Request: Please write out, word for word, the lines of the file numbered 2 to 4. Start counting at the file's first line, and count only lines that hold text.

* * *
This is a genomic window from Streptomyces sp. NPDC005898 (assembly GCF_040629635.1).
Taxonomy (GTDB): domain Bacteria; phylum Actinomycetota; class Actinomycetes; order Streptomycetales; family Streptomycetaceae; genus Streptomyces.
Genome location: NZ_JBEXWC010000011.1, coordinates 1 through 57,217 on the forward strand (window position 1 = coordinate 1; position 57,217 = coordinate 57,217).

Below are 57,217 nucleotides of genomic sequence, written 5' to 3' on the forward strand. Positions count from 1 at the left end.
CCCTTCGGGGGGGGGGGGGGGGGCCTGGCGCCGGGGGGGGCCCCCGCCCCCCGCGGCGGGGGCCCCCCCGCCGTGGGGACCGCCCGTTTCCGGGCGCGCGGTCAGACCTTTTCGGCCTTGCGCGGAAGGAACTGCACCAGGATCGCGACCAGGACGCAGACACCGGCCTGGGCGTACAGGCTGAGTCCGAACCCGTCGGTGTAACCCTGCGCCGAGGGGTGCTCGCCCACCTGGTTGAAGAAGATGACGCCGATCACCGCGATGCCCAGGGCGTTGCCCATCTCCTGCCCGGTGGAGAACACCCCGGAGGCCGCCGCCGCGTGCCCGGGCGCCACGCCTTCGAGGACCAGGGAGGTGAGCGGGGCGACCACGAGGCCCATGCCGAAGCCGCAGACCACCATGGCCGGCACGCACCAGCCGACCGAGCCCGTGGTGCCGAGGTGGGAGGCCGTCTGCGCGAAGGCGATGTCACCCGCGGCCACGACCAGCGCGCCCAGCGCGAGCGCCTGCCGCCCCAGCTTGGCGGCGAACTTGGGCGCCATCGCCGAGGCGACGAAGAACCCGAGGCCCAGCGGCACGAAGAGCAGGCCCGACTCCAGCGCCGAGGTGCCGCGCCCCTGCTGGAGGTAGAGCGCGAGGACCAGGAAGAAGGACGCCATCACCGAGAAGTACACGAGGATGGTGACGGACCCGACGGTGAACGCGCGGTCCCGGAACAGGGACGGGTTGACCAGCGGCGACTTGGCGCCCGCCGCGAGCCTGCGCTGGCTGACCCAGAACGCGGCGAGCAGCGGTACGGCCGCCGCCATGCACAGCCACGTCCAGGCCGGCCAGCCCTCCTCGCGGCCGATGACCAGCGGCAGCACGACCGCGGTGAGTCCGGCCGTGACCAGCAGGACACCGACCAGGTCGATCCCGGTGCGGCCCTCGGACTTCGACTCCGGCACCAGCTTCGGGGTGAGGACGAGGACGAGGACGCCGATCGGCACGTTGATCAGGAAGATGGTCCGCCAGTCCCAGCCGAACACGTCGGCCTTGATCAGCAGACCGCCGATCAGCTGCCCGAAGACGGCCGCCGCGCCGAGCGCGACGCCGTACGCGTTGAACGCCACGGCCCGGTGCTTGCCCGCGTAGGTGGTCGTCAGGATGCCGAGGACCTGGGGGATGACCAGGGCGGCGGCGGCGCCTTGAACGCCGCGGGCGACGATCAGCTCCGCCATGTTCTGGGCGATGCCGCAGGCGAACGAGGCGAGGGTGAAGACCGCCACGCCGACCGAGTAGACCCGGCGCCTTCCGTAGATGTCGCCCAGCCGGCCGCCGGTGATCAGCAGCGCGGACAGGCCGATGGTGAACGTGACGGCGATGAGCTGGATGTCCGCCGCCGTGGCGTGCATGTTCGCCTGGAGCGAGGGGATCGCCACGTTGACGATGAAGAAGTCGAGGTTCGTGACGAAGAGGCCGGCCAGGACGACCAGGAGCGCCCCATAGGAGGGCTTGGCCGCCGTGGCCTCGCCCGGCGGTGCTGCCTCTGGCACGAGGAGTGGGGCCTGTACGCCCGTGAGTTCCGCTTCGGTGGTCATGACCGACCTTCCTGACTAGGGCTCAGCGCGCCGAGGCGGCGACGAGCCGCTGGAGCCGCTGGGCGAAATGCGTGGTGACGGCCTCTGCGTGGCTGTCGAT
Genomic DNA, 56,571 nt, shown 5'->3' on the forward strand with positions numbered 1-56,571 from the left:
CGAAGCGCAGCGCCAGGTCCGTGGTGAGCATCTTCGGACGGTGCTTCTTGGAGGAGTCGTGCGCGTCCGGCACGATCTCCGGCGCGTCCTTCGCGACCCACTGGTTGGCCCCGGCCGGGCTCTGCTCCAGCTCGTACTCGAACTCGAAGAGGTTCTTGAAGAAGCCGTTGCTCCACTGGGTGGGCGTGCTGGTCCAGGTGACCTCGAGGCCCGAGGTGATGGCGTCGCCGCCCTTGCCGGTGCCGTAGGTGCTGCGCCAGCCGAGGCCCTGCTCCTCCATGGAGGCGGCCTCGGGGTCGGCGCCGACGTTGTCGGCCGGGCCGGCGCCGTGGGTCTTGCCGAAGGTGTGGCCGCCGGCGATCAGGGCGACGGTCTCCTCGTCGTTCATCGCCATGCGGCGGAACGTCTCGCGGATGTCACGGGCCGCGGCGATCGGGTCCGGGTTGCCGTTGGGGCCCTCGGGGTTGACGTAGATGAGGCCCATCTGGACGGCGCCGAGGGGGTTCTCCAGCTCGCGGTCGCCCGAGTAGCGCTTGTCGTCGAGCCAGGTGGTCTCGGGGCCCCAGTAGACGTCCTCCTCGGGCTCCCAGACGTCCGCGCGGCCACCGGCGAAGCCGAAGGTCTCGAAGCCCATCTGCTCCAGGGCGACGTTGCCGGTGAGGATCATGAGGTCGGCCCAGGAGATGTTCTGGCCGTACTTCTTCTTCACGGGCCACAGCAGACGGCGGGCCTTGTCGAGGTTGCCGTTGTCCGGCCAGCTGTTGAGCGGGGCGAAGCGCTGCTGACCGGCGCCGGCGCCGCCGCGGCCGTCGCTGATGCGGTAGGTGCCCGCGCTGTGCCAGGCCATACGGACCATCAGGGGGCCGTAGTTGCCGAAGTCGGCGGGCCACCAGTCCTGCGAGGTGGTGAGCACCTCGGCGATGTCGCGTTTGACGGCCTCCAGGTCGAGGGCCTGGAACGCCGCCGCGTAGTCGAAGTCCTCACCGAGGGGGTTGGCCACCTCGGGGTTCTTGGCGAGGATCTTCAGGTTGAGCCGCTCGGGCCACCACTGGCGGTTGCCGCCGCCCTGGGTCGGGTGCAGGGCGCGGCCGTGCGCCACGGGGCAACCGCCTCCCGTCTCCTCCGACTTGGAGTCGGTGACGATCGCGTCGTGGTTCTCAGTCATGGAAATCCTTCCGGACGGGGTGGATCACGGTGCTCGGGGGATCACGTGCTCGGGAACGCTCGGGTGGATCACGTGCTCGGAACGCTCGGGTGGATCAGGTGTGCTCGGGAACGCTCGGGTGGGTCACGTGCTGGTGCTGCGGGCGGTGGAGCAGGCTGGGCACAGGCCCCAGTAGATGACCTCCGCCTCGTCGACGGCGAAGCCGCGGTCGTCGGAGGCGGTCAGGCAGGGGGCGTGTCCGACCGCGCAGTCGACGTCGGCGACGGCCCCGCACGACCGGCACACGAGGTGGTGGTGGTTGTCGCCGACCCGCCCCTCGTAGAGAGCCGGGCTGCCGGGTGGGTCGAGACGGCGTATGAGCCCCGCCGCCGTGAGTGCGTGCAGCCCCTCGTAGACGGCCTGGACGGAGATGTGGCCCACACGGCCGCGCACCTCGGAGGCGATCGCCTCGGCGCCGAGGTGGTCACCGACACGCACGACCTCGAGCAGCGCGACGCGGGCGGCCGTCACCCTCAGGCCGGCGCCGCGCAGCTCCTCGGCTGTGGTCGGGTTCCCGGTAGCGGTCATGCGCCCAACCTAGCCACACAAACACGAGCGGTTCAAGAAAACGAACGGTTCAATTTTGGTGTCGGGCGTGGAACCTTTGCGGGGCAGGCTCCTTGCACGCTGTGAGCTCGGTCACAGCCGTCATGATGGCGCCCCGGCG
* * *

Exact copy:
Taxonomy (GTDB): domain Bacteria; phylum Actinomycetota; class Actinomycetes; order Streptomycetales; family Streptomycetaceae; genus Streptomyces.
Genome location: NZ_JBEXWC010000011.1, coordinates 1 through 57,217 on the forward strand (window position 1 = coordinate 1; position 57,217 = coordinate 57,217).

Below are 57,217 nucleotides of genomic sequence, written 5' to 3' on the forward strand. Positions count from 1 at the left end.